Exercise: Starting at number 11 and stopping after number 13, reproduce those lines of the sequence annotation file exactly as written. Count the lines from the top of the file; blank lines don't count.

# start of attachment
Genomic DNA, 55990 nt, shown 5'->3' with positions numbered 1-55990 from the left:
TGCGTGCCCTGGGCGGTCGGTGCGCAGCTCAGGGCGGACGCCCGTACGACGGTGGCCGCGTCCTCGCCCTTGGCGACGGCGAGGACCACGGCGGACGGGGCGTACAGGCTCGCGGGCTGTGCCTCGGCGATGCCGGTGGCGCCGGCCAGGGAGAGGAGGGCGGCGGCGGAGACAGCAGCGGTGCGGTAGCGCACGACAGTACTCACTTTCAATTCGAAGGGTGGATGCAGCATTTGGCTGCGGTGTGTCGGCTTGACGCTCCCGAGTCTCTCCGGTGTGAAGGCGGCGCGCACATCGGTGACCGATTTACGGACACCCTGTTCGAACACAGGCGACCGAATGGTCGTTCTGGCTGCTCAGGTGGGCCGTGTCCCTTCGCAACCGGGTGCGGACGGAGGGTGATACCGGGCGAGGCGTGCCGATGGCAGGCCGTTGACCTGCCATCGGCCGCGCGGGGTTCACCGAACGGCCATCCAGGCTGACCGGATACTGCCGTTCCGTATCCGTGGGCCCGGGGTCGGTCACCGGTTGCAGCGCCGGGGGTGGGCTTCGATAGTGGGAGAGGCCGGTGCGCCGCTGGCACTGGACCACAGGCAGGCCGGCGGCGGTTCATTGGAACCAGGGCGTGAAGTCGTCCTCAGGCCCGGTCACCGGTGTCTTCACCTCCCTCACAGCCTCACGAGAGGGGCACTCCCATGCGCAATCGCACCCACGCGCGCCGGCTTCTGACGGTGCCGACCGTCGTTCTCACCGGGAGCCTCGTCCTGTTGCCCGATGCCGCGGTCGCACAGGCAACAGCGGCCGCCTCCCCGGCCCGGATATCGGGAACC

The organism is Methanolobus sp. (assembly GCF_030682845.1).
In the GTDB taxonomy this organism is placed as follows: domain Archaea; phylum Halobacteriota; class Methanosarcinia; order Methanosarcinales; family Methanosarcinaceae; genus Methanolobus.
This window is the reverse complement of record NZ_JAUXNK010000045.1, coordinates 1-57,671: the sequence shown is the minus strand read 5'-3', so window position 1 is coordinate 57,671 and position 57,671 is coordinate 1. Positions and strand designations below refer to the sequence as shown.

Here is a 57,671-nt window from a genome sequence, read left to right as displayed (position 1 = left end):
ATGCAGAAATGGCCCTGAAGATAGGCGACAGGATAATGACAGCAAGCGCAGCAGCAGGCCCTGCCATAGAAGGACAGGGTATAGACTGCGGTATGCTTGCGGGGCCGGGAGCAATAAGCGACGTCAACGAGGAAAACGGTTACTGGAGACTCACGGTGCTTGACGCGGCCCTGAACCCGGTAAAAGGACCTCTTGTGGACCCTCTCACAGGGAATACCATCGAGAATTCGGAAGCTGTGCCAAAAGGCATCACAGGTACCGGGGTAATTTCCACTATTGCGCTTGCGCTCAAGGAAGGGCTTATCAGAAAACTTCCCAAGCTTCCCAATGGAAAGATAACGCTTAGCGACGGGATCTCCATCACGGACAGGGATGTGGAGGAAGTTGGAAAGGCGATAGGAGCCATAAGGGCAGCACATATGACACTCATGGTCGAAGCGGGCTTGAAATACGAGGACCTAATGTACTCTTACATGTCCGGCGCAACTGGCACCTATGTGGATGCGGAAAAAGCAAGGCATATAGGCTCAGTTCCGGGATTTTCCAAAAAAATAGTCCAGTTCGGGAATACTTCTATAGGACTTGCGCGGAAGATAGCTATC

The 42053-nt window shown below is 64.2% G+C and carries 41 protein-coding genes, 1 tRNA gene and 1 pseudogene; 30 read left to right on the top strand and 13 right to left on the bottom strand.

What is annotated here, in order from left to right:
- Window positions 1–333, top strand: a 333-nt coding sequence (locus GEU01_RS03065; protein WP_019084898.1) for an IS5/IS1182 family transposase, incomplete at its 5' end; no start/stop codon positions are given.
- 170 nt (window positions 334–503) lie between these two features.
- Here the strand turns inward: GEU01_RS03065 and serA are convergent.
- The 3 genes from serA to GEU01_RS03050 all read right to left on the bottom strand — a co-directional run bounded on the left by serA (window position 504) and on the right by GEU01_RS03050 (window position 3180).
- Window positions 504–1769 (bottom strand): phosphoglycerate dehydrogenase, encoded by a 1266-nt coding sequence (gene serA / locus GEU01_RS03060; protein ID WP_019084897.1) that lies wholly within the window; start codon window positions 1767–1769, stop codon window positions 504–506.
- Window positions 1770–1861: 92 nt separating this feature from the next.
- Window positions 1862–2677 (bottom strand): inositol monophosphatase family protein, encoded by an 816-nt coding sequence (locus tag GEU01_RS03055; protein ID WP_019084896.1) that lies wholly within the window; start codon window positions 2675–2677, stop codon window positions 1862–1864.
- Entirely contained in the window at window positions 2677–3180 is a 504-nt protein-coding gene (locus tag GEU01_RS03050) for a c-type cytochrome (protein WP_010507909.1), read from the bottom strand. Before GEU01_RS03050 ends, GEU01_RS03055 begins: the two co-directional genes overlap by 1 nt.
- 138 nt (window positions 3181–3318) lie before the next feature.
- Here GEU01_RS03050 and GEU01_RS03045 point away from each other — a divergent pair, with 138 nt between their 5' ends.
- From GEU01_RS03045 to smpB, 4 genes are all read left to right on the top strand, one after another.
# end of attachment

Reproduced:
- 170 nt (window positions 334–503) lie between these two features.
- Here the strand turns inward: GEU01_RS03065 and serA are convergent.
- The 3 genes from serA to GEU01_RS03050 all read right to left on the bottom strand — a co-directional run bounded on the left by serA (window position 504) and on the right by GEU01_RS03050 (window position 3180).